SEORAKSAN OR BUST

Seoraksan National Park in Gangwon-do, South Korea.

And then the bus dropped me off in the middle of practically nowhere, Suwon, and I didn’t know where I was, or how to get to my next destination. That was the beginning of my three-day weekend adventure. Seoraksan or bust!

Even when lost in Korea, there’s always a Family Mart (now CU) convenience store around the corner. The nice ladies working there let me hang out for a few hours as I waited to be found. They even charged my phone for me. In return I went on four shopping sprees. No joke. I bought about everything in the store.

Foreign friends on a bridge in South Korea.
With Dave and Trevor on the way to Seoraksan.

It took my friends quite a while to figure out my location. After they finally did, we headed on our roundabout way to Seoraksan National Park, one of many beautiful natural reserves in South Korea. Seoraksan is the highest mountain in the Taebeak range, and is located near the city of Sokcho in eastern Gangwon province.

We didn’t anticipate it taking so long to get there. For most of the drive, we were stuck in terrible traffic on the expressway. Fortunately I had Julie, my new soul mate, to chat with. It was love at first sight. We didn’t shut up the entire time. Ask Trevor and Dave. Too bad she's married.

After we exited the expressway, the scenery surrounding us delighted our senses. Layers of old Korea dotted with paddies, mountains, and tiny towns filled with elderly people. Little shops, open markets, farmers out and about. Lanterns hung around countryside temples in honor of Buddha’s Birthday. It was all so beautiful. It was all so Korean.

Who knew driving through mountains could be hard on a vehicle? We were forced to pull over due to some minor car issues. The brakes were smoking, and needed to cool a bit. It allowed us time to explore the area, and it didn’t take long to stumble upon a group of Korean “baseball players” having a party.

A foreign girl drinking an iced latte in South Korea.
Julie being cute with her iced latte. May, 2012.
They invited us to join, as Koreans often do. We accepted their generous offer. What else were we going to do in the middle of the mountains? Of course soju was busted out. We took a few shots together, ate samgyeopsal, ramen, and then sang our respective national anthems. The United States, Canada and Korea were represented well.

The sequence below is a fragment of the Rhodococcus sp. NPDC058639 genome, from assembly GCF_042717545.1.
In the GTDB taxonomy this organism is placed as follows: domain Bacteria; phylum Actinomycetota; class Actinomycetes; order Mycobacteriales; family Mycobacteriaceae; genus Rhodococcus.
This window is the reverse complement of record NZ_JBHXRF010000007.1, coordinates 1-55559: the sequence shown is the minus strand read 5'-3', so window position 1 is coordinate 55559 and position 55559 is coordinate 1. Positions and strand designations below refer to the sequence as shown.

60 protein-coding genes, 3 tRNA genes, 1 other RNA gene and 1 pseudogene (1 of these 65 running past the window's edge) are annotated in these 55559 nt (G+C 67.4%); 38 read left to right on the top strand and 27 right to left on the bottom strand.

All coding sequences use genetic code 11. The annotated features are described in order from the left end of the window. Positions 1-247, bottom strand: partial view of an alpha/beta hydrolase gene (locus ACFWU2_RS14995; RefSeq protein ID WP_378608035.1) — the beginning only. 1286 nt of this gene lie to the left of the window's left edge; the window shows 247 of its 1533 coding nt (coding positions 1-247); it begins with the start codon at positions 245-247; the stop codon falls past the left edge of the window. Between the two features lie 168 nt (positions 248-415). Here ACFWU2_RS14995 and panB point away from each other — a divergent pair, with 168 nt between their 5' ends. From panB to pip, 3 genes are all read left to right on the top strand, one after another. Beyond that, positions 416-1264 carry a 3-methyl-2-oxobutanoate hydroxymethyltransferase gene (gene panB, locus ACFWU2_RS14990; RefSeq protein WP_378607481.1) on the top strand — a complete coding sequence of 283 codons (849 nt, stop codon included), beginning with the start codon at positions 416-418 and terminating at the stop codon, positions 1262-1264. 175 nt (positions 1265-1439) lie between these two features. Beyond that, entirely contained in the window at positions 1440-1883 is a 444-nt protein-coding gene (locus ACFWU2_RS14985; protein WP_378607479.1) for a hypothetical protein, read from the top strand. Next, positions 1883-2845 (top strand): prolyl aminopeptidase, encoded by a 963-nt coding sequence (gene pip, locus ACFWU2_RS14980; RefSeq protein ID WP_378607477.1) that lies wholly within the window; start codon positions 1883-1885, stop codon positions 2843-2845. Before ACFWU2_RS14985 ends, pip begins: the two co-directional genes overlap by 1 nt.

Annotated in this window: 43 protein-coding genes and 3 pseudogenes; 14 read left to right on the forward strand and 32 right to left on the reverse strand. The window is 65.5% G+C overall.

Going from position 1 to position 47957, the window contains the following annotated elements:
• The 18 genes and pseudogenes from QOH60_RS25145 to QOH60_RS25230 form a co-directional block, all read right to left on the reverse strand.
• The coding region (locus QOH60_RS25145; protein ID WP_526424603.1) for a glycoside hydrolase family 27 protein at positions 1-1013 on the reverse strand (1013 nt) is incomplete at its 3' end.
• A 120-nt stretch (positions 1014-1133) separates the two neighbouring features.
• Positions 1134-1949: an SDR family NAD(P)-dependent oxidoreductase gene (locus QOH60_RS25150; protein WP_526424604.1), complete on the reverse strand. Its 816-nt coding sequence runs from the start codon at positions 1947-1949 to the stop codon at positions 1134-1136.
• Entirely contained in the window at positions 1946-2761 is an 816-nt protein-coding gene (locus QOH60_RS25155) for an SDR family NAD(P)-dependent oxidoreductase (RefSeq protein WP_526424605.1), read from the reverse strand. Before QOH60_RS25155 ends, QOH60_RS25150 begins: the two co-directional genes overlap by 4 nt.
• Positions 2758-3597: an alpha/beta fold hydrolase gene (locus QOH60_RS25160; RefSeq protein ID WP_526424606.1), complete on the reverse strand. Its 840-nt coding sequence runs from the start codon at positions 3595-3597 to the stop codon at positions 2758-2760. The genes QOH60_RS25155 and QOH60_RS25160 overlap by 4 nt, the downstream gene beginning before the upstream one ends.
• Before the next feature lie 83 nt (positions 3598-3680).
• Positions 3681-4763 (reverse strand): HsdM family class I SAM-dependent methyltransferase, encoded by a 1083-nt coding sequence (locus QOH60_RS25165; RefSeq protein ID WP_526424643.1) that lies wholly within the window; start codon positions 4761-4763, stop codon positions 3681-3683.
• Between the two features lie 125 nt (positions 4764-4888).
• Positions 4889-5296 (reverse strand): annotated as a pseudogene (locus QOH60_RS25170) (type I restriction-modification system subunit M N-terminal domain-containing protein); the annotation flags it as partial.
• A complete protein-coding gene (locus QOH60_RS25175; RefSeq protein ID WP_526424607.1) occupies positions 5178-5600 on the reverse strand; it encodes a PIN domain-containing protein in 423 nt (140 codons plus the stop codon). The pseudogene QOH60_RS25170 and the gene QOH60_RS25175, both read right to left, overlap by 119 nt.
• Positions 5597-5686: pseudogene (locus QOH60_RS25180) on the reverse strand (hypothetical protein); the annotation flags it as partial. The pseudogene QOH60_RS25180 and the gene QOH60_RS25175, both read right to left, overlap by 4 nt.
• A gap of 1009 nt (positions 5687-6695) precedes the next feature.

By the time we arrived at our hotel it was too dark, and too late to do anything but head to the local 711 and drink. Two of our new ‘baseball player’ friends joined us, as well as about eight other random foreigners. We had a great time. Julie may or may not have dropped her wallet in the toilet, and then possibly mistook it for a “floating sponge” that wouldn’t flush. Sometimes these things happen in life...

And sometimes you belt Disney songs in parking lots at one o’clock in the morning. That’s how Julie, Trevor and I ended the night. The hotel owner found it amusing, so we continued with our performance until our voices could sing no more.

A girl posing by large rocks in a river at Seoraksan National Park in South Korea.
Julie by rocks in a river at Seoraksan National Park in South Korea.
The next day we explored Seoraksan National Park. Hopping along the river was more fun than staying on the path. We didn’t see the sign that said, “Do Not Enter.” It’ll be our little secret. After posing for photos, we grabbed lunch and made our way to the hiking trail.

None of us really planned or prepared to hike up a mountain. But, we began the ascent anyway, and soon found ourselves inside a tiny cave overlooking the Taebeak range. It was a spectacular, breathtaking view every direction we looked.


Looking at the view from a cave at Seoraksan National Park in South Korea.
Inside a cave at Seoraksan National Park in Korea. May, 2012.
As we climbed higher, we got more judgmental glances. “Where are you staying?” Koreans would ask, “Where’s your gear?” We’d politely answer, “We’re just going to the top, and then hiking back down.” Apparently this isn’t normally how people hike in Korea.

At one point I posted on Facebook, “I might be at the top of a mountain with no water, and no gear. Whoops! At least I can still post a status!”

Not long after posting that status, a nice man by the name of Mike tossed us a bottle of water to share. I love how life works, how we’re often connected to total strangers in ways beyond our control.

That evening we wanted to check out Sokcho, but ended up stuffing our faces with McDonald’s (my meal was over 1,800 calories), before drinking makgeolli (Korean rice wine) at another 711. Not the most authentic experience, but we didn’t care. We were together, and having a good time. Karaoke at a noraebang near our hotel ended the night on a high note.

It didn’t take nearly as long to drive back. My friends live in Pyeongtaek, which is about an hour away from Ochang. After parting ways in Pyeongtaek, I caught a bus to Cheongju. The bus was so full I had to stand. And the woman next to me must have chomped on some raw garlic right before getting on. She reeked! 

Seoraksan or bust! My first real road trip in Korea was quite the adventure. I’m so thankful Trevor invited me to join, and so glad I got to meet two other incredible people. Even though I just met Julie, I miss her like we’ve known each other our entire lives. I can’t wait to see her, Dave and Trevor again. I wonder what messes we’ll get ourselves into next time.

Lessons learned: Always bring a bottle of water in case you hike to the top of a mountain, and don’t mess up the lyrics to A Whole New World. Everyone gets upset.

Silhouettes of mountains and trees at Seoraksan National Park in Gangwon-do, South Korea.
Silhouettes at Seoraksan National Park in Gangwon-do, South Korea. May, 2012.

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